On August 6, 2000, nearly 100 people attended the inaugural worship service at the Cathedral of Hope – Oklahoma City.

On July 28, 2002, the newly completed 22,000-square-foot (2,000 m2) Congregational Life Center was dedicated. It featured new classrooms for children and youth, renovated office space for the Hope Counseling Center and expanded office space for cathedral staff. The close of 2002 saw a local and national membership of nearly 4,000.

In 2003, a group calling themselves the Cathedral of Hope Reform was formed, led by church member Terri Frey. In April 2003, Frey filed a complaint with MCC that prompted the Universal Fellowship of Metropolitan Community Churches to open an investigation against Michael Piazza. In July 2003, believing the investigators had overstepped their bounds, the church's board called for a vote to disaffiliate from the denomination, which passed with 88 percent support,[8] effectively ending the UFMCC investigation.[9] Piazza took a three-month sabbatical after the vote. Half of those who voted to remain affiliated with the MCC denomination formed their own church known as MCC of Greater Dallas with pastor, the Reverend Cindi Love.

On February 6, 2005, the Rev. Jo Hudson was elected as senior pastor of the Cathedral of Hope. The Rev. Michael Piazza became dean of the cathedral. In 2005, the church celebrated 35 years of ministry and activism. It launched a capital campaign to build the next phase of Philip Johnson’s campus design, an interfaith peace chapel. The church launched a new non-profit organization, Hope for Peace & Justice, with the Rev. Michael Piazza as president.

In October, 2006, the Cathedral of Hope was granted standing by the North Texas Association of the United Church of Christ (UCC) as a member congregation, becoming the fourth largest congregation in the denomination.

The Cathedral of Hope's Interfaith Peace Chapel began construction in 2009 and was completed in November 2010.

In July, 2010 the Cathedral of Hope's 4000 members celebrated its 40th anniversary.[10]

The Rev. Jo Hudson resigned to pursue other ministry opportunities on May 19, 2013.[11] The Rev. Jim Mitulski became the interim senior pastor on August 1.[12]

After a year long search process, the Rev. Neil G. Cazares-Thomas became the new pastor on May 24, 2015,[13] after active service in the Metropolitan Community Church of Bournemouth, England, and Founders MCC, Los Angeles.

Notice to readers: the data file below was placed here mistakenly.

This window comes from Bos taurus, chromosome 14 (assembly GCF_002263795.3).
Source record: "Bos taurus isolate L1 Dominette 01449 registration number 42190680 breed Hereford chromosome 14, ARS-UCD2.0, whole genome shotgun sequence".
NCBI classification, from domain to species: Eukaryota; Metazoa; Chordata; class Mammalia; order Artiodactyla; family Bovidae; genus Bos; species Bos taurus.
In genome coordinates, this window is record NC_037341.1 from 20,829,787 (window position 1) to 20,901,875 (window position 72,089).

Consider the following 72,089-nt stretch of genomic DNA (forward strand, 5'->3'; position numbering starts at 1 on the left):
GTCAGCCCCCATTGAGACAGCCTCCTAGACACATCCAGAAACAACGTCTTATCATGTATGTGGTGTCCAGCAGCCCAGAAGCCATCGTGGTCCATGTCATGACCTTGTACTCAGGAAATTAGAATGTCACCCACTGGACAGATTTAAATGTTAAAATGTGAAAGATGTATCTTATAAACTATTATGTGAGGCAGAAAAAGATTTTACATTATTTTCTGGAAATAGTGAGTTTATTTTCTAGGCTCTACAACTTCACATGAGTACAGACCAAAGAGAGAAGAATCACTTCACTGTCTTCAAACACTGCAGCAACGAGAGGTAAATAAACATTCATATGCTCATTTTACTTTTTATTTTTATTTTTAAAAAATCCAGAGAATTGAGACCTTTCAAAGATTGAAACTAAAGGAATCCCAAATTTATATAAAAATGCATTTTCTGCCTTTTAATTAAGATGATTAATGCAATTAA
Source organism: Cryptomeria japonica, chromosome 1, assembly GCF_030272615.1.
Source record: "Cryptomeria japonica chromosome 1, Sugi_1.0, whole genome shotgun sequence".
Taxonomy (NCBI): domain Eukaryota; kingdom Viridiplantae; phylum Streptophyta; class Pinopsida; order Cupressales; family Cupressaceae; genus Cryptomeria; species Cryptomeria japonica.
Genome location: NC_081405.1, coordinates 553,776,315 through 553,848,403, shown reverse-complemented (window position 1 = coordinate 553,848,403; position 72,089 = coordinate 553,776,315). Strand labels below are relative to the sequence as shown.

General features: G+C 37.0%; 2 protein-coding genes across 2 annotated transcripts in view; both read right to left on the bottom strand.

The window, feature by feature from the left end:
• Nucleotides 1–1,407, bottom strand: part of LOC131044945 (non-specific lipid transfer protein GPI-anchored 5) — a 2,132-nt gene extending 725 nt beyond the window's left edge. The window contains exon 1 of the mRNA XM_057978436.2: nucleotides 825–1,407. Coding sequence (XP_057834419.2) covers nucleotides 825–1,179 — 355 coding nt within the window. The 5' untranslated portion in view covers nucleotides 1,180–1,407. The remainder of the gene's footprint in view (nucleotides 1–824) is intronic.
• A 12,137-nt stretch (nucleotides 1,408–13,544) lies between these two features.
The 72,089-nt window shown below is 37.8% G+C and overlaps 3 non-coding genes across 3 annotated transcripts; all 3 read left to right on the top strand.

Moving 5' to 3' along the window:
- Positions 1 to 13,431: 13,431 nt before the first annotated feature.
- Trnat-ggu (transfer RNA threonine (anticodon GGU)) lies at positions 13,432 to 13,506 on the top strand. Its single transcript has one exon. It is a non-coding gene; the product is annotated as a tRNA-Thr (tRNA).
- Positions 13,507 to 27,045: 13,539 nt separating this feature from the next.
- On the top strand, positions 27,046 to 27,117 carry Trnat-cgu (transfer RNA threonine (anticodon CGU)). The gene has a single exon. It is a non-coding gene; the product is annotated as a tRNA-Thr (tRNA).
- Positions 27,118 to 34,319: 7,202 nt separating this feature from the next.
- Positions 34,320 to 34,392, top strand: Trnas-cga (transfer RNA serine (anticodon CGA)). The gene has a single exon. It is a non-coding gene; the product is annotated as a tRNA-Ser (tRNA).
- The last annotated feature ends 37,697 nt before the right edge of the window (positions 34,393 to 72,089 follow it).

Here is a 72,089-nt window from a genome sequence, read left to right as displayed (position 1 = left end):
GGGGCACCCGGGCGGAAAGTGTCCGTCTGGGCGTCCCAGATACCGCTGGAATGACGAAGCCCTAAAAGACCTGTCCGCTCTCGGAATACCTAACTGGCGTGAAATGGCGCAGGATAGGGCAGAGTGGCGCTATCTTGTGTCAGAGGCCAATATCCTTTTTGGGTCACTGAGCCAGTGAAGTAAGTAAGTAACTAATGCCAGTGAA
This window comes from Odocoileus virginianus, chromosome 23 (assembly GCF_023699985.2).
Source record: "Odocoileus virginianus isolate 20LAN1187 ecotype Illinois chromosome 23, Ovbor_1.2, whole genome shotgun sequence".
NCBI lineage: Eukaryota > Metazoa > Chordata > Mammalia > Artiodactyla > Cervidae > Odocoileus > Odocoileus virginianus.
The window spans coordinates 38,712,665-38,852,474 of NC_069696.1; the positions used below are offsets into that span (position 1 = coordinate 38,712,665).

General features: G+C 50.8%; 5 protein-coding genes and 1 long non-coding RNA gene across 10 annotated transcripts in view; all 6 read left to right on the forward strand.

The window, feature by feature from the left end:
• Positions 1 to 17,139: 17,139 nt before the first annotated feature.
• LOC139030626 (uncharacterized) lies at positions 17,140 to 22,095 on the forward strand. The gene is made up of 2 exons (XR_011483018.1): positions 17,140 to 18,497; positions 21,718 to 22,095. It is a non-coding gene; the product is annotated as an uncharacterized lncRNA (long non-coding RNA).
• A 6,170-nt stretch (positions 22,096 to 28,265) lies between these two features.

In July 2015, the Cathedral of Hope celebrated its 45th anniversary.

Pastors[edit]

See also[edit]

References[edit]

  1. ^ "Ideas & Trends; Bias Against Gay People: Hatred of a Special Kind", October 30, 1994, pg. 16. ISSN 0362-4331. ProQuest document ID: 116533500. (1400 member in 1994)
  2. ^ Caniglia, Julie (December 1999). "Cathedral of Hope". Out. Here Publishing: 46. ISSN 1062-7928. 
  3. ^ [1][dead link]
  4. ^ http://www.wsj.com/articles/SB10001424052748704369304575633332577509918
  5. ^ "Dallas Chapel Brings to Life Johnson's Final Design". Retrieved 6 February 2014. 
  6. ^ http://www.dallasnews.com/incoming/20100724-dallas_cathedral-of-hope-world_s-largest-predominantly-gay-church-celebrates-40-years.ece
  7. ^ Dallas News
  8. ^ http://www.dallasobserver.com/news/fallen-angel-6386866
  9. ^ Caldwell, John (2003-09-30). "When the rainbow isn't enuf: a disagreement over its gay focus splits the world's largest GLBT denomination from its biggest church". The Advocate. Liberation Publications, Inc. Retrieved 2010-08-20. 
  10. ^ Dallas News
  11. ^ "Cathedral of Hope in Dallas rocked by loss of senior pastor, other key staffers". Dallas Morning News. 3 May 2013. Retrieved 6 February 2014. 
  12. ^ "Women's People Helping People Project". .cathedralofhope.com. Archived from the original on 2016-01-18. Retrieved 2013-10-16. 
  13. ^ http://www.ucc.org/cathedral_of_hope_pastor_04142015

External links[edit]

Coordinates: 32°49′42″N 96°49′59″W / 32.828466°N 96.833056°W / 32.828466; -96.833056